arrow-left arrow-right brightness-2 chevron-left chevron-right facebook-box facebook loader magnify menu-down rss-box star twitter-box twitter white-balance-sunny window-close
On iOS badges and information density
2 min read

On iOS badges and information density


Invariably, every time I post a screenshot of my iOS homescreen to Twitter, the @replies roll in fast and furious regarding the badges on many of my icons. The comments range from “Wow, how can you stand all those badges?!”, to “Wow, you’re so behind on x, you should just give up!”. Nonsense, all of them.

The pocket computer (for the past few years I’ve loathed calling these things phones) is a tool. I use it for work, play, and damn near everything in between. I’m fond of saying that these days I can do 90% of my job from this hand-held machine—it’s THE BEST. Also, I’m an information junkie and to actively not surface data that I think would be useful seems insane to me.

Does that mean I get notifications and badges for every app on my iPhone? Of course not. You’ll notice, for example, that the Mail app has no badge. Of course that’s not because there is no unread email (honestly, it’s a safe bet that each day I deal with more email than you or anyone you know), but rather because that information wouldn’t help me at all—I always know there’s a kajillion emails waiting for me. (For the record, I also don’t get notifications for email—work or personal—because it makes no sense to be interrupted with a small fire every 30 seconds.)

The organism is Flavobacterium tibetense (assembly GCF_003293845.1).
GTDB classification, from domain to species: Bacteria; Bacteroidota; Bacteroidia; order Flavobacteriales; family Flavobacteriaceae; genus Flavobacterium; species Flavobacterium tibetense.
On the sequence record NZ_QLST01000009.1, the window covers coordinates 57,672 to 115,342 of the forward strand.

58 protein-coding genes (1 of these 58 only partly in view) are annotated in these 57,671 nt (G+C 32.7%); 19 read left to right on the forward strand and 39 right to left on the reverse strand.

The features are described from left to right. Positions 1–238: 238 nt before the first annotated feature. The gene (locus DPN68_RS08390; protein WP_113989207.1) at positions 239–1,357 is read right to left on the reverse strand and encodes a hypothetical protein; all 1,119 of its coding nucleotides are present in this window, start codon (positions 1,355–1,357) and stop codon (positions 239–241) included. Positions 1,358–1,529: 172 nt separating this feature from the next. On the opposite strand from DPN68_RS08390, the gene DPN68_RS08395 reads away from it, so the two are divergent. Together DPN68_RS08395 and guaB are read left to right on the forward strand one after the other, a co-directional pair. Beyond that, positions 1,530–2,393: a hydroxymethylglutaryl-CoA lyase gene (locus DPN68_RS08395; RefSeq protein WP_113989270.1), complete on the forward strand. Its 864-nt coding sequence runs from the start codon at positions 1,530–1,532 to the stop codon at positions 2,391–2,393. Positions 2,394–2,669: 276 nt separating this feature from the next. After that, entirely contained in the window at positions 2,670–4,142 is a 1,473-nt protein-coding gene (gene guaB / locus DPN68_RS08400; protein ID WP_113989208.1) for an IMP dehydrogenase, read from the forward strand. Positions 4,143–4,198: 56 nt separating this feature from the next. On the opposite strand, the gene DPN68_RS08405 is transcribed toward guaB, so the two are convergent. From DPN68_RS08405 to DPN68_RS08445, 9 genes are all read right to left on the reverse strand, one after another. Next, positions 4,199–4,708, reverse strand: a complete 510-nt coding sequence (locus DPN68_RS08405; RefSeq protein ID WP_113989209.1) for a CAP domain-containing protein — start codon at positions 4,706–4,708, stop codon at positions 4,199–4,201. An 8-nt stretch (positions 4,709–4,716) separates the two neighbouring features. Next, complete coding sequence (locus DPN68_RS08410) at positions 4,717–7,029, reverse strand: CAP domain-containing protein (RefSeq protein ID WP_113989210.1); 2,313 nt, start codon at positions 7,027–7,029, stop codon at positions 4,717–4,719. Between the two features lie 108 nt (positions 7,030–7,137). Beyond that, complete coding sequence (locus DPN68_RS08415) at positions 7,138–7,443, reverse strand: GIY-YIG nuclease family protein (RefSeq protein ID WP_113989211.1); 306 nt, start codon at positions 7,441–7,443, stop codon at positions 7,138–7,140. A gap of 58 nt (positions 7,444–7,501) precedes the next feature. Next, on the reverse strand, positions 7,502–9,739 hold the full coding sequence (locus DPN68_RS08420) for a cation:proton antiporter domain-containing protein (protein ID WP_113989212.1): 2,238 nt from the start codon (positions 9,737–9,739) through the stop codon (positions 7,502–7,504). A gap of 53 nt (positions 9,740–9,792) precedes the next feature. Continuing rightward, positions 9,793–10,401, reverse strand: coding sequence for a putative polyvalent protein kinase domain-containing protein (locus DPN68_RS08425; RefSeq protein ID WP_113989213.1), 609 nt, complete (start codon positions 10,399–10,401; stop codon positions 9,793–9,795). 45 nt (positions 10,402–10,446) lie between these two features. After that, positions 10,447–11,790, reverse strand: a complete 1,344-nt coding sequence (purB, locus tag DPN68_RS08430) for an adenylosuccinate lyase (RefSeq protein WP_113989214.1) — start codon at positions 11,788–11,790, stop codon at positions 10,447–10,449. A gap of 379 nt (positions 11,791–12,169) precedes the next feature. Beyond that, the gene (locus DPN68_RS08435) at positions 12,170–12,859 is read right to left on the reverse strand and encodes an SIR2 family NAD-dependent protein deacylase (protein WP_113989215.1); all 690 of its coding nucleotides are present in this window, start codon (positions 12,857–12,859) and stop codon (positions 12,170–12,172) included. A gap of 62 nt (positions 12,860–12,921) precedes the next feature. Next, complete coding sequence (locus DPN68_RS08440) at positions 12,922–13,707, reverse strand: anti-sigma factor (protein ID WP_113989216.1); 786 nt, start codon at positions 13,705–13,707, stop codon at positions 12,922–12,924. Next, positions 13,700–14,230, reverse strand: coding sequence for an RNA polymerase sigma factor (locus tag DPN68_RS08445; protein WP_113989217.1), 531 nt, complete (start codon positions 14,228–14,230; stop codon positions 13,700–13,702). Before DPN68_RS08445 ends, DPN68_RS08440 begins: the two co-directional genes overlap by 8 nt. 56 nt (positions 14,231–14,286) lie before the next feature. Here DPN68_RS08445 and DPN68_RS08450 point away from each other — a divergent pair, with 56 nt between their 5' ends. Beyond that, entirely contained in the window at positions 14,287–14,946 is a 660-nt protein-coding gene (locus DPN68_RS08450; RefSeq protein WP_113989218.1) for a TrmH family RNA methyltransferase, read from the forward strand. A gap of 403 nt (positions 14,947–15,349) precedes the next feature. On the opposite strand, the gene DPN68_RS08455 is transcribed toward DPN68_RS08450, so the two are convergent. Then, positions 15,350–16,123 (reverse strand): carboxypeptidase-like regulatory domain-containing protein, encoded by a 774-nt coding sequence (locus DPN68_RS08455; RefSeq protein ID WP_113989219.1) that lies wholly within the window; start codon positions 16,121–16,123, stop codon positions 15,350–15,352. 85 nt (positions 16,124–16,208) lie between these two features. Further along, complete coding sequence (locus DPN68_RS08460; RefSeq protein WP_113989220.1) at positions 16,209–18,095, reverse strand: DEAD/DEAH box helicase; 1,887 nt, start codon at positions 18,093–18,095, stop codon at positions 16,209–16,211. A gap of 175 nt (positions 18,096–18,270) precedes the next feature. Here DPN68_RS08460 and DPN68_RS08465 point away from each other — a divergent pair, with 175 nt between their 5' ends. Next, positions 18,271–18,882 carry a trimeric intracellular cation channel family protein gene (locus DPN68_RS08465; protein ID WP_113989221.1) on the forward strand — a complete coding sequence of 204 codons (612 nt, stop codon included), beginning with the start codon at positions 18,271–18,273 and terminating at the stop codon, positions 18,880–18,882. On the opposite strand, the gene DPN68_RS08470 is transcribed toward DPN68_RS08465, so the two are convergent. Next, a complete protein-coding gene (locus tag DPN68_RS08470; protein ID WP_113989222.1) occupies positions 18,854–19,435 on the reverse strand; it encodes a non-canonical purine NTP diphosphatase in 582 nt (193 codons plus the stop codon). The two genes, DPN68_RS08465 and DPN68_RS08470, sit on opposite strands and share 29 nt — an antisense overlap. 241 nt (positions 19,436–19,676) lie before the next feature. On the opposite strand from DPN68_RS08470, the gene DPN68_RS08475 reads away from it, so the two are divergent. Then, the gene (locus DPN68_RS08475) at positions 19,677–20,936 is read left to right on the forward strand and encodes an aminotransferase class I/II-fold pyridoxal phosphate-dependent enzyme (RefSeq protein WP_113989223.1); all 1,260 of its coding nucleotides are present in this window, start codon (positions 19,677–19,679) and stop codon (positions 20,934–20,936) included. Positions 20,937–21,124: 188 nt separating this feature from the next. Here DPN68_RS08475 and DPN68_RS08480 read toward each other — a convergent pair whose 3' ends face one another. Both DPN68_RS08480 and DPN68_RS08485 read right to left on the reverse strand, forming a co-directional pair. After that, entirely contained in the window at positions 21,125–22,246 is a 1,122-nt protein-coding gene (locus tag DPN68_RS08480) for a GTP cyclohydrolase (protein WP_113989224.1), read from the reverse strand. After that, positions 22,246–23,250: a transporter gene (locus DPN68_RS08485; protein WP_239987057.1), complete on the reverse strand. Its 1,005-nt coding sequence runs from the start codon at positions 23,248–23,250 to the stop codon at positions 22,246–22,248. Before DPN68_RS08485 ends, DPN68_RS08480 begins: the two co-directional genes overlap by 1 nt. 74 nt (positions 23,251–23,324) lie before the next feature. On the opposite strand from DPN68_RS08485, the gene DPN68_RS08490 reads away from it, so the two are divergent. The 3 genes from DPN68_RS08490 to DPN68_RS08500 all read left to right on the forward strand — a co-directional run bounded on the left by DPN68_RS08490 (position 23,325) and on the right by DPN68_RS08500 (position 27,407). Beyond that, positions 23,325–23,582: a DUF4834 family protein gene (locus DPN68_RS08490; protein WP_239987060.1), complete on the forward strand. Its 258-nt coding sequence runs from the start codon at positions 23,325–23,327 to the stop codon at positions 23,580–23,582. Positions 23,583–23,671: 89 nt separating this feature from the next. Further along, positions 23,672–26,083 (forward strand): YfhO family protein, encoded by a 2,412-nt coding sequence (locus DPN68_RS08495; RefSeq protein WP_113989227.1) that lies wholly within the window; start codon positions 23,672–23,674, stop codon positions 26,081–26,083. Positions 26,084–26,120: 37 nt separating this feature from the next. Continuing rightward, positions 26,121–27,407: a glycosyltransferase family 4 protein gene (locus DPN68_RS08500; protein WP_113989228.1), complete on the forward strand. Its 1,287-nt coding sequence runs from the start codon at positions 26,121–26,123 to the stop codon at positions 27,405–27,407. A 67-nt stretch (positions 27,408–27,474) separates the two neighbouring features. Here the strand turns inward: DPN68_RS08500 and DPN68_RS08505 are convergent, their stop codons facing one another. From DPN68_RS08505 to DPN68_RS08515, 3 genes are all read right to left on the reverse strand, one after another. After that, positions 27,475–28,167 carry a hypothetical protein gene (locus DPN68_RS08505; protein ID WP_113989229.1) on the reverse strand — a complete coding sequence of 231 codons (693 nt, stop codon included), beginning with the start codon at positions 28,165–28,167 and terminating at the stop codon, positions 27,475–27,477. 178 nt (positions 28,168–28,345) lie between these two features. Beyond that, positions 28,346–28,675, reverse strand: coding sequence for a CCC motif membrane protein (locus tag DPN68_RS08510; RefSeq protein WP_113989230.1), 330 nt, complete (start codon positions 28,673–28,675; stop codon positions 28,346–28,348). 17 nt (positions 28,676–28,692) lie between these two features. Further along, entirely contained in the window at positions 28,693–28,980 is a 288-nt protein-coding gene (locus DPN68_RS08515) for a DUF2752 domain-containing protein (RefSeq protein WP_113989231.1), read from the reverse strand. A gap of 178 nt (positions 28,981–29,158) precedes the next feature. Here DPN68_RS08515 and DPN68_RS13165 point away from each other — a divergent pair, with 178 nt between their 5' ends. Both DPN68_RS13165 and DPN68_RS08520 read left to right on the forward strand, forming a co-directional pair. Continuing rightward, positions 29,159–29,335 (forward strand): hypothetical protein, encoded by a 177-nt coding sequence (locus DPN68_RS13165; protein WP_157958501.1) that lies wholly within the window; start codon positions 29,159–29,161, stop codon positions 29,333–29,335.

I’m on my iOS device 10+ hours a day. I like to be able to, at a glance, get a sense for where certain things are, and badges help me do that; I like to know what my various “queues” look like (e.g., RSS, Instapaper, Slack, messages, etc.). I don’t look at this device 1000 times a day because I have a pretty background (I do) or because I’ve rearranged my icons into a “fun” pattern (I haven’t). I look at it 1000 times a day to get stuff done and manage my time.

The iPhone is a beautiful tool, but a tool nonetheless. Let the machines work for you now, because soon enough we’ll be working for them.

The reasons above are the same reasons why I use the “Modular” watch face on my Apple Watch, and frankly, it never even crossed my mind to use any other. The whole point of me glancing at my watch is to glean some information (above and beyond just the time), not to see how cute Mickey Mouse can look while eating up 50% of my beautiful retina display.

You've successfully subscribed to Justin Blanton.
Success! Your account is fully activated, you now have access to all content.